What is Medicare Part B? What does Medicare Part B cover? Many people think of it as medical coverage, but it actually covers things both in and out of the hospital. Think of Medicare Part B coverage as any care administered by physicians.
Medicare Part B coverage provides you access to a variety of outpatient medical services. Part B covers preventive care including flu shots, colonoscopies, mammograms and more. It covers ordinary outpatient things like doctor’s visits, lab testing, home health care, ambulance rides, and some chiropractic care too.
However, Medicare Part B also covers more expensive services that sometimes occur in the hospital. This includes things like radiation or chemotherapy for cancer, surgeries, diagnostic imaging, medical equipment, and even dialysis for failing kidneys. Part B will also pay for drugs administered in a clinical setting, such as osteoporosis injections, infused drugs, antigens, and insulin that is used with an insulin pump.
Otherwise, outpatient drugs fall under Part D.
Part B is optional, but if Medicare is your primary coverage, you definitely need Part B. You also cannot get Medigap supplemental coverage without it.
80% of approved costs after you first pay the annual deductible.
You must pay a monthly premium for your Medicare Part B benefits. The majority of Americans will pay the standard monthly amount set by the government. In 2020, the base rate for Part B is $144.60/month for people new to Medicare. However, you may owe more if your income is above a certain level.
You can find a chart showing the costs based on your income bracket on our Medicare costs page. If you enroll late into Part B, you may also have to pay a penalty for life. It’s important not to miss your enrollment window whenever you retire and lose access to your employer group health insurance.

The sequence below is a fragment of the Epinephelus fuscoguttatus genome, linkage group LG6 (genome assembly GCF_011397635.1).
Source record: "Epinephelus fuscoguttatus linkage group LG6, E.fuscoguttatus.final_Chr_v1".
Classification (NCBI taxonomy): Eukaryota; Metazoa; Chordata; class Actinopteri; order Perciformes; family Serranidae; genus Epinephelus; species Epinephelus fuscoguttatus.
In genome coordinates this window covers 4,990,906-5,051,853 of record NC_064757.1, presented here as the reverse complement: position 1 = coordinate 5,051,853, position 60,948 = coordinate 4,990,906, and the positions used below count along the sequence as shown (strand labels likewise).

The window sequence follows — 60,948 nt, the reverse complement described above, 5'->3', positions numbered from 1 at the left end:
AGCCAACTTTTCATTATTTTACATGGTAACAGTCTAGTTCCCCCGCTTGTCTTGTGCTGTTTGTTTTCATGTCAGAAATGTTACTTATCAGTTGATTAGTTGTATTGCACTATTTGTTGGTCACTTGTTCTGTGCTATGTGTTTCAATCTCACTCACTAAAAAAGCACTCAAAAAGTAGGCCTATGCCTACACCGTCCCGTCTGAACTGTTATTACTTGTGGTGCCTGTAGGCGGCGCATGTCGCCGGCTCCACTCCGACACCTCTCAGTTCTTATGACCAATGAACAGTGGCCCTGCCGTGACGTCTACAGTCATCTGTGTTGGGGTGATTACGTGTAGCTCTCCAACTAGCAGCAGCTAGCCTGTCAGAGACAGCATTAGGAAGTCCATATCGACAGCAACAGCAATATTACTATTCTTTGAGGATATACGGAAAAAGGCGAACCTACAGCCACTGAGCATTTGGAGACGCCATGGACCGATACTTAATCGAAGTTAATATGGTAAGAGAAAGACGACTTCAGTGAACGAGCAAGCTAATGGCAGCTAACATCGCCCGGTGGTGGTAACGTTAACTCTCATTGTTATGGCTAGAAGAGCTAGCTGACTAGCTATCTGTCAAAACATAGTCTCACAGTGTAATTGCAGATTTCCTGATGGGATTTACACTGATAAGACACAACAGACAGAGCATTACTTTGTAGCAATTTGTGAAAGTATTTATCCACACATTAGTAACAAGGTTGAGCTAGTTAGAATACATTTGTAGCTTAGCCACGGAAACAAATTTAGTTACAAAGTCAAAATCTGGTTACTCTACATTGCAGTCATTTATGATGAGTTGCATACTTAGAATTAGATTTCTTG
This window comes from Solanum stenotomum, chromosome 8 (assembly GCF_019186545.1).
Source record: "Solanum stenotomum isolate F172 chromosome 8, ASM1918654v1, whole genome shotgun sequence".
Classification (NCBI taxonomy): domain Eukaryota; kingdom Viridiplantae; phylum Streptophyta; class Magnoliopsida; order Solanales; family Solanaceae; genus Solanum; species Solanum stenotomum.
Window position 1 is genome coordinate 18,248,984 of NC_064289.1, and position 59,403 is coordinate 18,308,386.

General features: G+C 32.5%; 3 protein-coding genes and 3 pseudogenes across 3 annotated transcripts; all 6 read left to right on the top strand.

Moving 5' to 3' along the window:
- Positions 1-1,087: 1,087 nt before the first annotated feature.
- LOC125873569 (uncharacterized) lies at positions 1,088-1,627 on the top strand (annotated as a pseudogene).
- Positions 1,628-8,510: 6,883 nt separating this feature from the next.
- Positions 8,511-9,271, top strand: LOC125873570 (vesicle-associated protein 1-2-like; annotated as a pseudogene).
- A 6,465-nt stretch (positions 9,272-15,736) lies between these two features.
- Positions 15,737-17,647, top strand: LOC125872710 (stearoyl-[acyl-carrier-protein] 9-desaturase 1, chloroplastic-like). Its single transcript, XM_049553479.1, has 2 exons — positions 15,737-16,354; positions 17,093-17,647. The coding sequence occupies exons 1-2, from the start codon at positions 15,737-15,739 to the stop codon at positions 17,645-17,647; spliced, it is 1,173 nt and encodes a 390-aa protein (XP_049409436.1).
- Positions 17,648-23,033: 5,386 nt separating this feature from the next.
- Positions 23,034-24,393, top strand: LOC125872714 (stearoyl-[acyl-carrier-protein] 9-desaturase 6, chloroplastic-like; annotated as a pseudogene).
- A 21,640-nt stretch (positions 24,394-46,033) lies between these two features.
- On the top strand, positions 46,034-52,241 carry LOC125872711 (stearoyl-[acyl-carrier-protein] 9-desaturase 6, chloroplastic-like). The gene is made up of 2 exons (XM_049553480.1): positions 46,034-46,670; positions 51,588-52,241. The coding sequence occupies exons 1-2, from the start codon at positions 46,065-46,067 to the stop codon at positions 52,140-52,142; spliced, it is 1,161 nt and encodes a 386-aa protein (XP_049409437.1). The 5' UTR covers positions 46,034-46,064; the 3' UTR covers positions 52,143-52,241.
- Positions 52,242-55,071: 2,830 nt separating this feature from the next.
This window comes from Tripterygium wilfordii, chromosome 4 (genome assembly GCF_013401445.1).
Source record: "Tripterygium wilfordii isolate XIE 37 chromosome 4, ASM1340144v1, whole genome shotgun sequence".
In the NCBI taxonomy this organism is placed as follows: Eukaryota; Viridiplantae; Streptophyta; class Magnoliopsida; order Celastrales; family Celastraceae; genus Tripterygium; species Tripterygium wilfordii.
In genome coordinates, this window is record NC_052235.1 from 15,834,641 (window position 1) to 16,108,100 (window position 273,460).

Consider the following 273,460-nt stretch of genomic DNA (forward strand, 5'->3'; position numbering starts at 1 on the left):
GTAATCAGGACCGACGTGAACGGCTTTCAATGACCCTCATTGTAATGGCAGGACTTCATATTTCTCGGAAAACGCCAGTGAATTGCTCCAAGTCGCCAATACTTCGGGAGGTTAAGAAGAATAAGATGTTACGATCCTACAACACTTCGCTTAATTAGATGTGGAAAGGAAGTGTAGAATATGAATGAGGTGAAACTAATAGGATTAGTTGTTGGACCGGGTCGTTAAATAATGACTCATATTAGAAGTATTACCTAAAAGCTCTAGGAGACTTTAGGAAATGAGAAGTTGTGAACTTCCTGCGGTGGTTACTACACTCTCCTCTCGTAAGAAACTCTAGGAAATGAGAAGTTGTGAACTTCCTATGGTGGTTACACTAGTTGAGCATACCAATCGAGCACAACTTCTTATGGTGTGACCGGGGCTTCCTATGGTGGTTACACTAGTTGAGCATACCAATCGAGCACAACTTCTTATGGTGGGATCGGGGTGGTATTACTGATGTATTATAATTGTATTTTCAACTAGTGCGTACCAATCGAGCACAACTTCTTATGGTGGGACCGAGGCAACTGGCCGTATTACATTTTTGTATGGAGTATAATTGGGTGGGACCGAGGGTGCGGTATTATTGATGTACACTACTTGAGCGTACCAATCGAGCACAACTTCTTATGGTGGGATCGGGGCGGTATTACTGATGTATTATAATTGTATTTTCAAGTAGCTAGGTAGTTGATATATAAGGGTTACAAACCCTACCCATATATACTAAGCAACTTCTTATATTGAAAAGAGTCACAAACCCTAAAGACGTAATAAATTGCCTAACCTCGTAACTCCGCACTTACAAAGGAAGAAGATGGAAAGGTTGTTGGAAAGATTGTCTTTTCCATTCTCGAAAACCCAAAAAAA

Medicare will deduct your Part B premiums out of your Social Security check if you are already enrolled in your SS income benefits. If not, they will bill you quarterly. There is a credit card option at the bottom of the quarterly invoices. To pay for Part B by credit card, just complete the bottom portion of the payment coupon and mail it into the Medicare Premium Collection Center.
You also have the option to use Medicare Easy Pay, a free autodraft service that will deduct your premium payments monthly from a checking or savings account.
People who are already taking Social Security income benefits at age 65 do not need to enroll. The Social Security office will automatically enroll you. Your card will arrive in the mail 1 – 2 months before your 65th birthday.
Everyone else needs to apply for Medicare Part B themselves at age 65. Applying for Medicare Part B can be done online, over the phone or in person at your local Social Security office. After you apply, it will take 2 – 3 weeks before your card will arrive, so you should plan to apply several weeks prior to when you will need the coverage.
As you can see, it’s easy to sign up for Part B. It’s important to enroll in Part B during your initial enrollment period unless you have other creditable coverage. Otherwise you would be subject to a penalty!
For more information on each of these application options, visit our Apply for Medicare page.
Does Medicare Part B Cover Everything Outpatient?